Vallandigham Democracy in Brown County.
A so-called Democratic County Convention met at Mt. Sterling, in Brown county, Illinois, on the 23d of August. "John W. Chapman, Esq., of Cooperstown, was unanimously chosen Chairman, and William Vandeventer; of Mt. Sterling, Secretary." In the proceedings of the convention, as published in the Mt. Sterling Union over the names of these officers, appear the following resolutions:
Resolved, That we adhere to the time-honored principles of the Democratic party, and we believe that the only hope for the restoration of the Union and the maintenance of the Constitution is in the return of that truly conservative and only national party to power.
Resolved, That the Democracy of Brown county, with patriots everywhere have made and will bontinue to make every sacrifice in the end that the rebellion may be suppressed, the supremacy of the Constitution maintained, and the Union under it preserved; but they are unalterably opposed to a war of conquest of subjugation, and they will never consent that the war shall be waged for the purpose of interfering with the rights of overthrowing the established institutions of any of the States.
These are the first and second resolutions of the series. The third indorses the Crittenden resolutions. The fourth assails the Administration as guilty of "reckless extravagance" and "systematic plunder." The fifth indorses the nominations made by the same convention that adopted the resolutions, and the sixth orders the publication of the resolutions in the Mount Sterling Union. The same convention appointed J. Wilson, J. A. Glenn, B. F. Dewitt and William Vandeventer delegates to the State Convention to be held at Springfield to-day.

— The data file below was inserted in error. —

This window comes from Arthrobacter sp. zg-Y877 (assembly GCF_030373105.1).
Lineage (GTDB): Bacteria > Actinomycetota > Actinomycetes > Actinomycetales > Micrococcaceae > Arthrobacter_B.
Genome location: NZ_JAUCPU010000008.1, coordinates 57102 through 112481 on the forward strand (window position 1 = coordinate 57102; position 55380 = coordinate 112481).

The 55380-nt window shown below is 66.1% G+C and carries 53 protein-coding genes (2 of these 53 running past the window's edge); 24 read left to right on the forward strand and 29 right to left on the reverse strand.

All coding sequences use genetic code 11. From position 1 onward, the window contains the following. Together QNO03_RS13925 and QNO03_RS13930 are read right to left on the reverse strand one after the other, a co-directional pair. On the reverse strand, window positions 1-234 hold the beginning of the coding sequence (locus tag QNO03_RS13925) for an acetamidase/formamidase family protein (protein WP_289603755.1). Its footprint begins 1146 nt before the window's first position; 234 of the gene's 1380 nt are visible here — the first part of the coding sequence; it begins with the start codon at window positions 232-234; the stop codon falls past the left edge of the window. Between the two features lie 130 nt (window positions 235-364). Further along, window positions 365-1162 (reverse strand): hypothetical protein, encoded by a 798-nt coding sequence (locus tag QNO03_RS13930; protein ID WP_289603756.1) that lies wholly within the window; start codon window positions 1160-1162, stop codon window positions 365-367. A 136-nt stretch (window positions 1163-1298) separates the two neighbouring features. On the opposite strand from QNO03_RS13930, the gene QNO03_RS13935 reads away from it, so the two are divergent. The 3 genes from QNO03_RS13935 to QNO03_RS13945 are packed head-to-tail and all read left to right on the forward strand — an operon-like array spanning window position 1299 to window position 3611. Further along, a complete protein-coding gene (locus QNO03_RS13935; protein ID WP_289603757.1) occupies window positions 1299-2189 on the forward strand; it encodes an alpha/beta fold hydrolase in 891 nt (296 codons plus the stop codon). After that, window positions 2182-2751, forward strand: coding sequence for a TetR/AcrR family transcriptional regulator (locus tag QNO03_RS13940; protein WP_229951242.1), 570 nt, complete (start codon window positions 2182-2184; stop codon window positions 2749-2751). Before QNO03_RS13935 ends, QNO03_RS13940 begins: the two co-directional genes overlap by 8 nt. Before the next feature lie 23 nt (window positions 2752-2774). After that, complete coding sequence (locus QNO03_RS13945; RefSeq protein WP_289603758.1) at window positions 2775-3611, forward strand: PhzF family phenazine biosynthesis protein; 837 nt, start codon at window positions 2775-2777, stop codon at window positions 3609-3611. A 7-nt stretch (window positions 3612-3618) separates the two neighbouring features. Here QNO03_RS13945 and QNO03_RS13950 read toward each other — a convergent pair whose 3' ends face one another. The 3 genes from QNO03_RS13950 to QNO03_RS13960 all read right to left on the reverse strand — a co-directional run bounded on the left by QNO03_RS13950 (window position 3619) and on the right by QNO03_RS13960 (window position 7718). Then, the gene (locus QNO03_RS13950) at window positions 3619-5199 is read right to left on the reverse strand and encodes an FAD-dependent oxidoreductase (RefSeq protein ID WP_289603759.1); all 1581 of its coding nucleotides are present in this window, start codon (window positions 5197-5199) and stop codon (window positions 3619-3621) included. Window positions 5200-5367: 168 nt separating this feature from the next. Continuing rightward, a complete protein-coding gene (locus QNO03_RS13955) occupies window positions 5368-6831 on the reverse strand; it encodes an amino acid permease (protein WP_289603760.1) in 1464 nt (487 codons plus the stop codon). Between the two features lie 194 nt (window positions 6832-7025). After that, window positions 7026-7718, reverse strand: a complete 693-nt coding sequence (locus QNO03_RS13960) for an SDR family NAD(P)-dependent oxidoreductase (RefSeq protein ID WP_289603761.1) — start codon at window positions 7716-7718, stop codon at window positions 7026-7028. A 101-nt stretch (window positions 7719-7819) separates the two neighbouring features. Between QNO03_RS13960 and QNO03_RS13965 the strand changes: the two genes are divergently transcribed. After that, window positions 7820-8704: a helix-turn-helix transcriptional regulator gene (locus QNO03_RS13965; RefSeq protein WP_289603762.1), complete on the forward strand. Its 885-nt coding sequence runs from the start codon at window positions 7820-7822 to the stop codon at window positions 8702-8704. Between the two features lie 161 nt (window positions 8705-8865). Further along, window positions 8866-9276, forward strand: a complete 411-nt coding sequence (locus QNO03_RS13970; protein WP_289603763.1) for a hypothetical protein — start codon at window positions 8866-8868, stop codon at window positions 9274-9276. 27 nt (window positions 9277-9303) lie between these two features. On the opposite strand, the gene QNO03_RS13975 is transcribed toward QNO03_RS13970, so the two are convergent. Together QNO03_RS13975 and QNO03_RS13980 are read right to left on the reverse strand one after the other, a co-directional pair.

Such is the Confession of Faith adopted by the so-called Democracy of Brown county. No man who has half an eye can fail to see the "trail of the serpent" running all through it. The very smallest modicum of patriotic sentiment is more than neutralized by a vast deal of rabid partyism. The country is coolly told that the only hope for the restoration of the Union and the maintenance of the Constitution "depends upon the restoration to power of a party under whose rule the rebellion was organized and permitted" to gather head, and which recognized as its leader and continued in office up to the close of Buchanan's imbecile Administration the very men who were the fomenters of the rebellion and are now its acknowledged leaders. In spite of the professed support of the war policy of the Government for the suppression of an armed rebellion existing without a cause so far as the action of the Government is concerned, the tenor of these resolutions is the vindication and approval of the claims of the rebels. If the assumptions of these resolutions are true, then have the people lost the right to choose their own rulers — they have no right to choose any but so-called Democrats, it matters not whether Vallandigham or Jeff. Davis, — and a contrary decision is a sufficient cause for secession and rebellion. Can any man, no matter to what party he belongs, who believes in the right of self government, and who desires to see the authority of the Government restored and the Union more firmly reunited, fail to spurn such a sentiment as a total perversion of our boasted free institutions? Such Unionism has no principle at the bottom of it, and is little better than secessionism itself.